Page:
Focus on building your team, rather than finding employees. My co-founder and I make time to interview every potential employee to make sure they will fit with our company culture. If you build a team of people who enjoy working together, they are more likely to want to stay. It is easier to teach an employee skills than it is to make a talented employee fit into your culture.
I hired my people to do things I couldn’t, so it only stands to reason that they would understand some things better about their roles than I do. I retain my better people by giving them flexibility as they continue at the company. They get a say in their direction, so it’s hard for a competitor to make them a better offer on interesting work.
Use open-book management and empower employees to become an integral part of company success. Let them make decisions that directly contribute to a company’s business goals and incentivize them likewise.
Employees like to be valued, so I think it’s important to implement rewards for long-time employees, such as consistent pay raises, more vacation time or perks that new employees don’t get right off the bat.
Both early and recent employees can often become misaligned with the company when they feel taken aback by change. It should be clearly communicated to everyone in advance that as the company grows, not everything will be the same as when they started. This understanding will keep people open-minded and even result in great suggestions on how to change in a way that doesn’t alienate your team.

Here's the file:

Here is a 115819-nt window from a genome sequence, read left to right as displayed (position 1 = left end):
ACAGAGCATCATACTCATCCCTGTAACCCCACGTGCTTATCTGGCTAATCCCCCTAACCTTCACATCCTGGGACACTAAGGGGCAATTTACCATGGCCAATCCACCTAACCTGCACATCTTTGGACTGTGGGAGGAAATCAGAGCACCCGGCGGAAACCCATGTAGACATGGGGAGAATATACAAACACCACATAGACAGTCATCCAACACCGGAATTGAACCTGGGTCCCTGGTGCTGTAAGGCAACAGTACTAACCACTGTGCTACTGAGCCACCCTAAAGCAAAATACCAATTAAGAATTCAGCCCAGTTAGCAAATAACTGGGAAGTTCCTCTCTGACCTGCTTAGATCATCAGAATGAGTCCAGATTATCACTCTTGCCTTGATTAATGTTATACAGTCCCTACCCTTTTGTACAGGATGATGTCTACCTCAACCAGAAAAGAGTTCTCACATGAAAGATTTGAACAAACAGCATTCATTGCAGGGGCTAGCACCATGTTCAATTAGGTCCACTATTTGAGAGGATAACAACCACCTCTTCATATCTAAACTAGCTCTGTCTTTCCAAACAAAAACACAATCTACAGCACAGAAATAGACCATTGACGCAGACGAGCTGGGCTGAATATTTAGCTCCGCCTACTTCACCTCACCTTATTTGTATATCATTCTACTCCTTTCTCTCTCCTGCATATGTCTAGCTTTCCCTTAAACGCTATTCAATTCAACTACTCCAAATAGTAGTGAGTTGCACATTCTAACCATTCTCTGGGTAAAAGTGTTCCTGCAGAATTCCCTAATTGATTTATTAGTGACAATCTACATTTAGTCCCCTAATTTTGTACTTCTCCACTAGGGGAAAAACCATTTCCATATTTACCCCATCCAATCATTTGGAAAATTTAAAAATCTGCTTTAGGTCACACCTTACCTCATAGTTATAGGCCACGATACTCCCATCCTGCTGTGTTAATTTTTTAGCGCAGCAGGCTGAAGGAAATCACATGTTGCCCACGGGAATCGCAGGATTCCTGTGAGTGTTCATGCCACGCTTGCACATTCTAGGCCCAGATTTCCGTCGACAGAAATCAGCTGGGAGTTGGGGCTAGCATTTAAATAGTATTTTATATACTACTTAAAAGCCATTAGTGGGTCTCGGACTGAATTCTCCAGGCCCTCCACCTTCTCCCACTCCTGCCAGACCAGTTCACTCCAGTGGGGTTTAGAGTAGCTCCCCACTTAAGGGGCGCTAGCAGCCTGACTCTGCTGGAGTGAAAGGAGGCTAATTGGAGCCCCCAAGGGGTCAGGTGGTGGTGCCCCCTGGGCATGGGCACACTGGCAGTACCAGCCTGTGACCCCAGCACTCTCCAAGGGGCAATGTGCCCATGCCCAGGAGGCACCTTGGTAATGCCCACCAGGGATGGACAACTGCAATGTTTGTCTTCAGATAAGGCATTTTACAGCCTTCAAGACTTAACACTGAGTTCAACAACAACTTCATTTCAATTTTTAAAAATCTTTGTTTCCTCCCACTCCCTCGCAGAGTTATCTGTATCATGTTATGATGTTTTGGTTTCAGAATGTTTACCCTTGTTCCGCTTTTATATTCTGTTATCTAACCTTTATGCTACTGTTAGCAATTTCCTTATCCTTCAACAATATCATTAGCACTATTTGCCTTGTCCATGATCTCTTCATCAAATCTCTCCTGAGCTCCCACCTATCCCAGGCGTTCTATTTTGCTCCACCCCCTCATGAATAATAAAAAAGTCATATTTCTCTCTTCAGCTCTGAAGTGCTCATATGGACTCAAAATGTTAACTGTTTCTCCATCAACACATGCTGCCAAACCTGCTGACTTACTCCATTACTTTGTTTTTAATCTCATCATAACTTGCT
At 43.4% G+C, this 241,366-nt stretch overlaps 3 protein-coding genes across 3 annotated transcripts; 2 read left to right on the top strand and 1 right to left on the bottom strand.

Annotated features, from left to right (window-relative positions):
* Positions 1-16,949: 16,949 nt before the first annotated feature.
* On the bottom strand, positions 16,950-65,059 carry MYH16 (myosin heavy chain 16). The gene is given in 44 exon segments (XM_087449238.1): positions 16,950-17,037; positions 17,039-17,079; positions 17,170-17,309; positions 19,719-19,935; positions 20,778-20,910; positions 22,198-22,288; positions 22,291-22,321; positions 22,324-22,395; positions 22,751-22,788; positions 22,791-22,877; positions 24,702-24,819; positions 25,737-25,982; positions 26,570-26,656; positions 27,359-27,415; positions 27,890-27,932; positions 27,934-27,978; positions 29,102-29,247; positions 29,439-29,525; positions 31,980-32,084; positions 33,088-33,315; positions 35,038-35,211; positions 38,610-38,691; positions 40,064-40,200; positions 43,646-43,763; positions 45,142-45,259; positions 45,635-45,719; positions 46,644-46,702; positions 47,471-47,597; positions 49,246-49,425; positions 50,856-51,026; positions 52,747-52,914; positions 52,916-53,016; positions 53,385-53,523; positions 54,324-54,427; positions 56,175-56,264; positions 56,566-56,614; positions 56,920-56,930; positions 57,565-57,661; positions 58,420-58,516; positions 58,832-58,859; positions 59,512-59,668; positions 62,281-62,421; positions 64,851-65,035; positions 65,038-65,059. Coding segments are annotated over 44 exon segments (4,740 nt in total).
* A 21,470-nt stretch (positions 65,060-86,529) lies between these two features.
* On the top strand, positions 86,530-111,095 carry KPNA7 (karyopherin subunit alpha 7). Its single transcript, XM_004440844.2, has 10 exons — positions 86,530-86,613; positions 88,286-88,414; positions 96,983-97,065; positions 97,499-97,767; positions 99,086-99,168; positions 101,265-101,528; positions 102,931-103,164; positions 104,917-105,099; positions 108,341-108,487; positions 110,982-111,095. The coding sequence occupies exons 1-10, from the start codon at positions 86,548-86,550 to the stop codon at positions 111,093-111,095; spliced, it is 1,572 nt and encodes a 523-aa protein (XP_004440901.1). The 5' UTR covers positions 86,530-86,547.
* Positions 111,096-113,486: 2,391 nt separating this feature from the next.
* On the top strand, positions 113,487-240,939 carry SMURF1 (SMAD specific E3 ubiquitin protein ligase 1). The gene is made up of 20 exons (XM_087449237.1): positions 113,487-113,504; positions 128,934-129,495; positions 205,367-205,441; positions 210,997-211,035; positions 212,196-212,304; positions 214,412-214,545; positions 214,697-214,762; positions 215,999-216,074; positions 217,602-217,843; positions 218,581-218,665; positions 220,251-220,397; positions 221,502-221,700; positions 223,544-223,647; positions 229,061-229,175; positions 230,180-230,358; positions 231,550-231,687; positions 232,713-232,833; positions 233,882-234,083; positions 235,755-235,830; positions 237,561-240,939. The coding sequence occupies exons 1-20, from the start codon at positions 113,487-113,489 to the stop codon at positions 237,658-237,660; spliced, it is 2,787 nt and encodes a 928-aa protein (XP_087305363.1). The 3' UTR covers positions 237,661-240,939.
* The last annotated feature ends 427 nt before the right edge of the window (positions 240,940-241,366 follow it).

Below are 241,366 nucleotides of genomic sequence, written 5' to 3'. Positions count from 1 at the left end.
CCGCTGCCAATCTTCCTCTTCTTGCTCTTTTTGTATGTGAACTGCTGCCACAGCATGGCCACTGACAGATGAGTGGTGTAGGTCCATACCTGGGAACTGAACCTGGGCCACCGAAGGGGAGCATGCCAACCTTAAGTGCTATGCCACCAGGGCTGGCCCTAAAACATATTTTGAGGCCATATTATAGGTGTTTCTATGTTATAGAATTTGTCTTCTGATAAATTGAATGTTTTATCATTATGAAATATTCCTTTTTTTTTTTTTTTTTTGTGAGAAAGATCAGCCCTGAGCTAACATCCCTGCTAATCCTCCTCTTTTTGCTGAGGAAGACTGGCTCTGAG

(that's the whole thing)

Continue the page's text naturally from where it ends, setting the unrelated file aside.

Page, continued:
The bigger your company grows, the less time you will have to speak with your employees individually. Make more time to build relationships with your employees and you will reduce turnover. People like to be cared for and if they see that the boss actually takes the time to speak with them, they will take notice. Not a lot of companies show interest in spending that time and people will value it.
After a few unexpected employee departures last year, our leadership team focused on building an organizational structure. This included outlining our core values, creating monthly goals for each employee and understanding who is accountable for every critical function. In the end, it’s helped every member understand who we are and the direction we’re headed in.
Now that you’ve learned some of the best ways to keep your employees happy and continuing to work with your company, it’s also important to think about how you can grow and scale your business in the long run. Most employees will want to work with a company that is not only rewarding for them and a fun place to be, but also one that is growing in size and profitability in the process.
My name is Zac Johnson and I have been an online entrepreneur for the past 18 years and blogger since 2007. This is my personal blog and I welcome you to the site. In full disclosure, it is safe to assume that I am benefiting financially or otherwise from everything you click on, read, or look at while on my website.